It was "no-win November" for our DCV Rocks contest
Send us your December-issue answers by midnight Pacific time on Jan. 26 to be entered into our next prize drawing.
Country artist Norma Jean.
Surprisingly, we didn't receive a single response to our November contest.
Or maybe not so surprisingly, as the song title in that issue was perhaps a little obscure. It was "Truck driving woman" by Norma Jean, and it was mentioned in an item in the November issue's "Inbound" section about another truck-driver song—one written especially for the group Women In Trucking.
"Truck Driving Woman" is a country tune, with some slightly rock-ish elements (drums, electric guitar, the intro). The opening lyrics tell the story:
A little boy is what my daddy wanted.
A little girl just didn't fit his plans
To help him on the road when he was on it,
'Cause Daddy was a truck-driving man.
So I was raised on truck-driving stories.
I know every legend of the road
From Phantom 309 in all its glory
To the widow-maker's truck-driving code.
Norma Jean (given name Norma Jean Beasler) was a child when she started her career, performing with bands and on the radio in her native state of Oklahoma. By the age of 12, she had her own local radio show.
She moved on to become a regular on a TV show called Ozark Jubilee, where she met country singer Porter Wagoner. He invited her to be a cast member on The Porter Wagoner Show, where she became well known to TV audiences by the name Wagoner called her, "Pretty Miss Norma Jean." (The nickname became the title of her second album.) She left his show in 1967; her replacement was Dolly Parton.
Norma Jean's biggest hits included "Let's Go All the Way" and "The Game of Triangles." The latter was a love-triangle song in which she sang the role of the wife, while country singers Bobby Bare and Liz Anderson performed the parts of the husband and the other woman. (In a TV spoof, Norma Jean performs the song with the part of the other woman played by a man.) "Truck Driving Woman" appeared on her 1968 album Body and Mind. (There's at least one other song with a similar title. "Truck Drivin' Woman" was written by activist and musician Si Kahn and recorded on his 1974 album New Wood. A version was later released by Cathy Winter and Betsy Rose.)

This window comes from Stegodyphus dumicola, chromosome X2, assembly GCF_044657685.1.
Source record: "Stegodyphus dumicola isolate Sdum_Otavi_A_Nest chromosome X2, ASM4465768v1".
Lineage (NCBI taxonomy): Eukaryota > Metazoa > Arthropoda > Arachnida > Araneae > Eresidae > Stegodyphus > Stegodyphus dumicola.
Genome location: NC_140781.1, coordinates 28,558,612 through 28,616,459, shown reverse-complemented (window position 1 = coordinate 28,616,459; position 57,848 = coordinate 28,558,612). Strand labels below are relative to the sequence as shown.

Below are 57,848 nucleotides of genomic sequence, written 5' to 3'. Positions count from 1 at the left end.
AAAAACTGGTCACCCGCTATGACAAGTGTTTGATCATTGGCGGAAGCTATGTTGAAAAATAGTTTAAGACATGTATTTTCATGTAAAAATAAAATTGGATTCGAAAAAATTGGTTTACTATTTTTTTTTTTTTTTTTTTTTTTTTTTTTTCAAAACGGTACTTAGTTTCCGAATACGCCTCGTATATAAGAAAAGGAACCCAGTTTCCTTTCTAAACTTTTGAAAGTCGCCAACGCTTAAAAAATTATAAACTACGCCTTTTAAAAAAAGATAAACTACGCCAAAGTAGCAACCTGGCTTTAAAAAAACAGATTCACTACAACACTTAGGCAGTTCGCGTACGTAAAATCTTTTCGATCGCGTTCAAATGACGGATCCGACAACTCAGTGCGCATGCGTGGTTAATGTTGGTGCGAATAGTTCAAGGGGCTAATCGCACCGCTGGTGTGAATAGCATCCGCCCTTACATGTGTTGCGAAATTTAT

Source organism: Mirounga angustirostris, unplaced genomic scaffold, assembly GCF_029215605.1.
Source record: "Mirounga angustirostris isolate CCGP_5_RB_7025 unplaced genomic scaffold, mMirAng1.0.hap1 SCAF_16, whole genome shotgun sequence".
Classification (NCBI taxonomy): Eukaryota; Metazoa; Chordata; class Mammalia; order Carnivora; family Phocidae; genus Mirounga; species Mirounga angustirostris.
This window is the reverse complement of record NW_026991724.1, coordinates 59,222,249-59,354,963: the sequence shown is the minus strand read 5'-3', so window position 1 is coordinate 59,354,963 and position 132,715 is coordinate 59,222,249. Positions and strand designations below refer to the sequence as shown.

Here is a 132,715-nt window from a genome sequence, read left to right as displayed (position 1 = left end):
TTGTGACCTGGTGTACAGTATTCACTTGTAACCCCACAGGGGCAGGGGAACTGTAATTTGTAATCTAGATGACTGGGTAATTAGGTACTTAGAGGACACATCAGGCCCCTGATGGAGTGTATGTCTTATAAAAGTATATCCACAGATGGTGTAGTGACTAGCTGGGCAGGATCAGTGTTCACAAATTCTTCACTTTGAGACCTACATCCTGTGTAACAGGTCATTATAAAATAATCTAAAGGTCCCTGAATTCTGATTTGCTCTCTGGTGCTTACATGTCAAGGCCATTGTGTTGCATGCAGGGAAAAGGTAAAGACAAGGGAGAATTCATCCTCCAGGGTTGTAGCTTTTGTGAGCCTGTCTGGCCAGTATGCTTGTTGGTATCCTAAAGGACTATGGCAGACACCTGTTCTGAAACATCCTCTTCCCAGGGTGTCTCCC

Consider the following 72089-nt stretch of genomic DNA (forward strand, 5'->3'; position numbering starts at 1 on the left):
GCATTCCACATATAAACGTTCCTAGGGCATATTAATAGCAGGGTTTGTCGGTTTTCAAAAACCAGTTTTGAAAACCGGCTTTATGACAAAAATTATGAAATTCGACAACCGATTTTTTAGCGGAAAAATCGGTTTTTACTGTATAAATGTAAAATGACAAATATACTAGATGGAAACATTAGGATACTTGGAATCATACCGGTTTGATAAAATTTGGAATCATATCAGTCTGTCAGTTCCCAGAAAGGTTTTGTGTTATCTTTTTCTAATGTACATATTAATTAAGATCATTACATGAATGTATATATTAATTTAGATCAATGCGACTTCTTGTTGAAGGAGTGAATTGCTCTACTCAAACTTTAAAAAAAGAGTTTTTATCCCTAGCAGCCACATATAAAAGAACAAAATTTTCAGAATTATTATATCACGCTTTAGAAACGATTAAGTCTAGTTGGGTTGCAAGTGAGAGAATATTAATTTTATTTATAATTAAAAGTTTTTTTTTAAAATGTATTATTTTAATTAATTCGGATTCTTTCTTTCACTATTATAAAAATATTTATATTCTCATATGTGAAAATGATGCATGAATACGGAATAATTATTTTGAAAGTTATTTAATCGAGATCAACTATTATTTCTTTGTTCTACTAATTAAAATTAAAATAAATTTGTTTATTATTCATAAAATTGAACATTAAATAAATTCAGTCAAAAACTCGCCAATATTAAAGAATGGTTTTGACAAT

This month's contest deadline extended
The December-issue contest should be much easier, because there are three possible answers. You only need to guess one of them in order to be entered into our drawing for a sampler pack of Joey Kramer's Rockin' & Roastin' Organic Coffee, which has received rave reviews from previous winners.
We know that since December is one of the busiest times of the year, you may not have had time to send in your answers, so we've extended the deadline for the December-issue contest. If you think you've spotted one or more of the song references, submit your answer to firstname.lastname@example.org by midnight Pacific time on Friday, Jan. 26.
Editor's note: This article was updated to reflect the deadline change.
About the Author
Managing Editor - Digital
Martha Spizziri has been a writer and editor for more than 30 years. She spent 11 years at Logistics Management and was web editor at Modern Materials Handling magazine for five years, starting with the website's launch in 1996. She has long experience in developing and managing Web-based products.
More articles by Martha Spizziri
Resources Mentioned In This Article
Join the Discussion
After you comment, click Post. If you're not already logged in, you will be asked to log in or register.
Feedback: What did you think of this article? We'd like to hear from you. DC VELOCITY is committed to accuracy and clarity in the delivery of important and useful logistics and supply chain news and information. If you find anything in DC VELOCITY you feel is inaccurate or warrants further explanation, please ?Subject=Feedback - : It was "no-win November" for our DCV Rocks contest">contact Chief Editor David Maloney. All comments are eligible for publication in the letters section of DC VELOCITY magazine. Please include you name and the name of the company or organization your work for.